DUDE, did you not here that COMPUSA let go of half their company. Not that I would know about it mind you ;-)
BTW Wireless is a generic term for most wireless products. Wi-Fi typically refers to Wireless-Fidelity Network standards set for by the
WI-FI Alliance. Thus a wi-fi card with g or n capabilities should work on either or.... Two places that I learned about the technology was,
howstuffworks.com and smallnetbuilder.com via the link from tomshardware.com
You'll also want to check wikipedia's article, but be worned that not all knowledge their is accurate as wikipedia is a user input based
ecyclopedia for the net. Ergo , anyone may post there.http://en.wikipedia.org/wiki/Wi-Fi
As far as Wireless N, it's currently worth it for Gamers and small Business users until municipal wi-fi picks up some movement.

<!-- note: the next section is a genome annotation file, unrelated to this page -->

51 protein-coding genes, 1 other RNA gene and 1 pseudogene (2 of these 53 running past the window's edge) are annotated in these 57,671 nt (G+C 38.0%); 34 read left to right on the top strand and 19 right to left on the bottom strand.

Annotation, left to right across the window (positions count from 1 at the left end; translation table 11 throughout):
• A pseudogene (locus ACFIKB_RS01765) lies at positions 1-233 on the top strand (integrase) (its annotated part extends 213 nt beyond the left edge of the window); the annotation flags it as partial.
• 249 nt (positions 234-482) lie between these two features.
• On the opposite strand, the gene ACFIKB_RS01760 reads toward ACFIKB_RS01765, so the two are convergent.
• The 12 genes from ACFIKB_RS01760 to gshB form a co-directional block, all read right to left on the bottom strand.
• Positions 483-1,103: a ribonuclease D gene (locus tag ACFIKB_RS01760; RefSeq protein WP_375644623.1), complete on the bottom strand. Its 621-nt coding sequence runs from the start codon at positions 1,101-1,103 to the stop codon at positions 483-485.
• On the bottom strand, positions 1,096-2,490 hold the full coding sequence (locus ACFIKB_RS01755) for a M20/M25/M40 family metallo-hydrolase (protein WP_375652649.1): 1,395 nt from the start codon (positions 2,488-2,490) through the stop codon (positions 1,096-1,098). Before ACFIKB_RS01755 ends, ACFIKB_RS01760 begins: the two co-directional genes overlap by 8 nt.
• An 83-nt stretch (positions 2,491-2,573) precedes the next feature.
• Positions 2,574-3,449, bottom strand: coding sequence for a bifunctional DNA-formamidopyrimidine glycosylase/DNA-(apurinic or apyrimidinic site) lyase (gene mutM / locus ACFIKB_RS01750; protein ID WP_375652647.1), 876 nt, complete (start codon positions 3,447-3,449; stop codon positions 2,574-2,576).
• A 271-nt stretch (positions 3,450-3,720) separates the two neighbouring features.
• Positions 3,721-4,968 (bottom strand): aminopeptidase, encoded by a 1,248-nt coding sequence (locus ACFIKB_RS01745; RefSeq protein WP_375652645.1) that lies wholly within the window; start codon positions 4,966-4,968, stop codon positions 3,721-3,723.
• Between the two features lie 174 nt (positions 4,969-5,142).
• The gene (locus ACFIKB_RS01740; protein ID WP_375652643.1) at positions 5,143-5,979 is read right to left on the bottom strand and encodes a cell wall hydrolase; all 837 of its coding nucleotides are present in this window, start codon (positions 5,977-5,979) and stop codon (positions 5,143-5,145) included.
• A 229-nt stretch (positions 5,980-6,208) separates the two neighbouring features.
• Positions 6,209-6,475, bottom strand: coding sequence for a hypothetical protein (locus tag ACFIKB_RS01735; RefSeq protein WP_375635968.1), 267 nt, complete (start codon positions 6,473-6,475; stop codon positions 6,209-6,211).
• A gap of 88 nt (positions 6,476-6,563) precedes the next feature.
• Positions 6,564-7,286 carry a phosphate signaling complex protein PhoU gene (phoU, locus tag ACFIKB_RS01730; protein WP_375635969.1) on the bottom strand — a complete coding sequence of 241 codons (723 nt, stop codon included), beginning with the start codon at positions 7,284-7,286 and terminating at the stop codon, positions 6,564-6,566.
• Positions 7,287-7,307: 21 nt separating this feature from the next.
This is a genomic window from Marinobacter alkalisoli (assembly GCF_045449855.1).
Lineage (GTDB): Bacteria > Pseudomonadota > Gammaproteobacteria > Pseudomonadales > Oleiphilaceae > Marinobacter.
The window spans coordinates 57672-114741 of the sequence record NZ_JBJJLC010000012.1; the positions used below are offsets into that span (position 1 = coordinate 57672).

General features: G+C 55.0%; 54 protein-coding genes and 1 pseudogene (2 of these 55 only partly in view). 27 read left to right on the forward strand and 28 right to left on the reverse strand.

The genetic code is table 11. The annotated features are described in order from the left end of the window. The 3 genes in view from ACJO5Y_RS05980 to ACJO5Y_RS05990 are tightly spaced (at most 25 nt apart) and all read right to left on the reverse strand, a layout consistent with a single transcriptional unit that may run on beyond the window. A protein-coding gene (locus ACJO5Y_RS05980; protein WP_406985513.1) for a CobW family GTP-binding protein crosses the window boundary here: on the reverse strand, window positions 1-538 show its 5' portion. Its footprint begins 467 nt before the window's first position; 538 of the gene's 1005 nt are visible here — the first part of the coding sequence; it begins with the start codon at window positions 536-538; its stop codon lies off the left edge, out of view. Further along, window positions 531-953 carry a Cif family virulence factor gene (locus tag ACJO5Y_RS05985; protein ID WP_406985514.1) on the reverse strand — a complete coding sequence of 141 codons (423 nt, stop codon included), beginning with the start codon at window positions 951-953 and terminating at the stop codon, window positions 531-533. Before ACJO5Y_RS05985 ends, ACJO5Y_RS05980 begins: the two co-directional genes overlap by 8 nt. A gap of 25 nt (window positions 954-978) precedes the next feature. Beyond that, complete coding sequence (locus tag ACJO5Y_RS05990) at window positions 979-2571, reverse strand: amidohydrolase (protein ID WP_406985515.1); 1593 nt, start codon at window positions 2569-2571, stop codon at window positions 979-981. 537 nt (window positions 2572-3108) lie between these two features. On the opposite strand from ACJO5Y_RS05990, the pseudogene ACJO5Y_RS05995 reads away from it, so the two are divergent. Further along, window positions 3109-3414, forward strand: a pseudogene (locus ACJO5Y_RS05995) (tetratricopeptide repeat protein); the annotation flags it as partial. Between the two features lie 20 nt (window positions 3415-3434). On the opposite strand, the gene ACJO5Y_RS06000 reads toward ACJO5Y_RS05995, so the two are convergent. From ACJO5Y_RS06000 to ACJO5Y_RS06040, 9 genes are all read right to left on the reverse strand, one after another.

You'll want to make sure that your wireless N sales to customers are based on the latest DRAFT N. Draft, because the standard itself
has not been widely adopted due to patent infringement with the technology. The latest Draft N is nearly the real thing however.
Currently D-Link, Linksys, and Netgear provide the best 802.11n technology in performance. Linksys and Netgear I would argue provide the best security implementations. Buffalo Technology also Offers a router near the top of performance. See the smallnetbuilder.com site.
Any other questions?